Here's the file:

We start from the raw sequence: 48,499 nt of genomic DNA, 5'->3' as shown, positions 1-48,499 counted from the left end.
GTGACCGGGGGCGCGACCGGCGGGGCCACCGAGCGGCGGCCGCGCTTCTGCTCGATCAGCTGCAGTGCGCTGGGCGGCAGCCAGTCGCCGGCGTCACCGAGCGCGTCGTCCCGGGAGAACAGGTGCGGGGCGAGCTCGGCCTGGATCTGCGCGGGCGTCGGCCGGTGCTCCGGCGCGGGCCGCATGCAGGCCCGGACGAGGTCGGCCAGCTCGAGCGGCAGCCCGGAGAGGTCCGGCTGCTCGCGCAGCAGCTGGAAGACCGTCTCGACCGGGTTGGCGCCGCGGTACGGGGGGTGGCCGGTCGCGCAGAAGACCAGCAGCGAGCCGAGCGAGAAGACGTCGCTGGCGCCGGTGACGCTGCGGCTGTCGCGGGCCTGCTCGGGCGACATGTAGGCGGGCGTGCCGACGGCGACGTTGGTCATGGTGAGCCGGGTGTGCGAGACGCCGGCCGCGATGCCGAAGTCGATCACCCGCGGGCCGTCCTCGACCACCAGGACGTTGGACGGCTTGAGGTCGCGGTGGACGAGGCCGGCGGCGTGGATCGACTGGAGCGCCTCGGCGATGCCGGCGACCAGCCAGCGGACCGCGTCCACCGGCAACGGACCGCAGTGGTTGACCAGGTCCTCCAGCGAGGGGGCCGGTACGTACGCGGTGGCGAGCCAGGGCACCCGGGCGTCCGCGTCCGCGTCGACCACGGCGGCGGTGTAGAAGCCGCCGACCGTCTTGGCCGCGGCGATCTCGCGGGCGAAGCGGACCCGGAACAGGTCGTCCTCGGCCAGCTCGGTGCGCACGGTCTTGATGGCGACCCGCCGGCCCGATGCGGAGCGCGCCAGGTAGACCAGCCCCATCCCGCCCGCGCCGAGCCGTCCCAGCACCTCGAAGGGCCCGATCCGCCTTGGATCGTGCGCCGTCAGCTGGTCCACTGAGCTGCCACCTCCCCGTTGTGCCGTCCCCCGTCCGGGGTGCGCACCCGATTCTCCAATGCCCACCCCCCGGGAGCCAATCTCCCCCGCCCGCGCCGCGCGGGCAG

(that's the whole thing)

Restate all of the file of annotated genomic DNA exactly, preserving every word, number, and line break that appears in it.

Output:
We start from the raw sequence: 48,499 nt of genomic DNA, 5'->3' as shown, positions 1-48,499 counted from the left end.
GTGACCGGGGGCGCGACCGGCGGGGCCACCGAGCGGCGGCCGCGCTTCTGCTCGATCAGCTGCAGTGCGCTGGGCGGCAGCCAGTCGCCGGCGTCACCGAGCGCGTCGTCCCGGGAGAACAGGTGCGGGGCGAGCTCGGCCTGGATCTGCGCGGGCGTCGGCCGGTGCTCCGGCGCGGGCCGCATGCAGGCCCGGACGAGGTCGGCCAGCTCGAGCGGCAGCCCGGAGAGGTCCGGCTGCTCGCGCAGCAGCTGGAAGACCGTCTCGACCGGGTTGGCGCCGCGGTACGGGGGGTGGCCGGTCGCGCAGAAGACCAGCAGCGAGCCGAGCGAGAAGACGTCGCTGGCGCCGGTGACGCTGCGGCTGTCGCGGGCCTGCTCGGGCGACATGTAGGCGGGCGTGCCGACGGCGACGTTGGTCATGGTGAGCCGGGTGTGCGAGACGCCGGCCGCGATGCCGAAGTCGATCACCCGCGGGCCGTCCTCGACCACCAGGACGTTGGACGGCTTGAGGTCGCGGTGGACGAGGCCGGCGGCGTGGATCGACTGGAGCGCCTCGGCGATGCCGGCGACCAGCCAGCGGACCGCGTCCACCGGCAACGGACCGCAGTGGTTGACCAGGTCCTCCAGCGAGGGGGCCGGTACGTACGCGGTGGCGAGCCAGGGCACCCGGGCGTCCGCGTCCGCGTCGACCACGGCGGCGGTGTAGAAGCCGCCGACCGTCTTGGCCGCGGCGATCTCGCGGGCGAAGCGGACCCGGAACAGGTCGTCCTCGGCCAGCTCGGTGCGCACGGTCTTGATGGCGACCCGCCGGCCCGATGCGGAGCGCGCCAGGTAGACCAGCCCCATCCCGCCCGCGCCGAGCCGTCCCAGCACCTCGAAGGGCCCGATCCGCCTTGGATCGTGCGCCGTCAGCTGGTCCACTGAGCTGCCACCTCCCCGTTGTGCCGTCCCCCGTCCGGGGTGCGCACCCGATTCTCCAATGCCCACCCCCCGGGAGCCAATCTCCCCCGCCCGCGCCGCGCGGGCAG